objecting to continuance, stating readiness for trial, and suggesting witnesses should be held in contempt for failing to appear did not amount to an assertion of the speedy trial rightSummary of this case from State v. Thompson
DECIDED: OCTOBER 5, 2001.
Murder. Wayne Superior Court. Before Judge Wilkes.
J. Alvin Leaphart, for appellant.
Stephen D. Kelley, District Attorney, John B. Johnson III, Assistant District Attorney, Thurbert E. Baker, Attorney General, for appellee.
Tammy Suzette Brannen was arrested on August 4, 1995, and indicted on December 20, 1995, for malice murder in the shooting death of Darrell Johnson. The case is before the Court from the denial of Brannen's motion to dismiss the indictment based on an alleged violation of her Sixth Amendment right to a speedy trial. We affirm.
Brannen was released on bail on August 25, 1995. The case was initially called for trial on February 18, 1997, but was continued at the request of the State. In September 1999, the court notified Brannen that the case would be tried on October 18, 1999; and a subsequent trial date was set for December 13, 1999. Prior to the scheduled trial date, Brannen filed her motion to dismiss the indictment on Sixth Amendment grounds. In substance, Brannen argued that the 52-month delay from arrest to the filing of the motion to dismiss, coupled with the death of a defense witness who allegedly would have given exculpatory testimony, prejudiced her defense to the extent that the indictment should be dismissed. The trial court denied the motion to dismiss finding that Brannen's Sixth Amendment right to a speedy trial had not been violated.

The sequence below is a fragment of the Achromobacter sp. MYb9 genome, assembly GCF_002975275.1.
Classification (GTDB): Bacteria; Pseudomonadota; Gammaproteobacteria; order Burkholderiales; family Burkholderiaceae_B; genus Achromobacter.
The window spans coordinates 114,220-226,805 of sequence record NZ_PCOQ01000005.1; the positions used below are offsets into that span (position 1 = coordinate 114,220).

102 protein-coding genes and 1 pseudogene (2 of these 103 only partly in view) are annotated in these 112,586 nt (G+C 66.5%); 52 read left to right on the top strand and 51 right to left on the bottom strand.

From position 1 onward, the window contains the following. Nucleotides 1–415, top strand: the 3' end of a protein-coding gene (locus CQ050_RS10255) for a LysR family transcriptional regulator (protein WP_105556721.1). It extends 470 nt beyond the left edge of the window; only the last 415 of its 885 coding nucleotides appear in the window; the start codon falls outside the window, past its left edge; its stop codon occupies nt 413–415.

Although the order is interlocutory in nature, a direct appeal lies from the denial of a motion to dismiss the indictment for failure to provide the defendant with a speedy trial under the U.S. and Georgia Constitutions. Boseman v. State, 263 Ga. 730 ( 438 S.E.2d 626) (1994).
Brannen's Sixth Amendment claim is analyzed under the four-part balancing test set forth in Barker v. Wingo, 407 U.S. 514 ( 92 S.Ct. 2182, 33 L.Ed.2d 101) (1972), which requires that we consider: (1) the length of the delay; (2) the reason for the delay; (3) the defendant's assertion of the right; and (4) the prejudice to the defendant.
The State concedes that the 52-month delay is presumptively prejudicial, thus requiring this Court to inquire into "the other factors that go into the balance." Barker, supra, 407 U.S. at 530. See e.g., Nelloms v. State, Ga. (Case No. S01A0940, decided July 16, 2001) (51-month delay is "egregious"); Perry v. Mitchell, 253 Ga. 593 ( 322 S.E.2d 273) (1984) (delay of more than two years is "deplorable").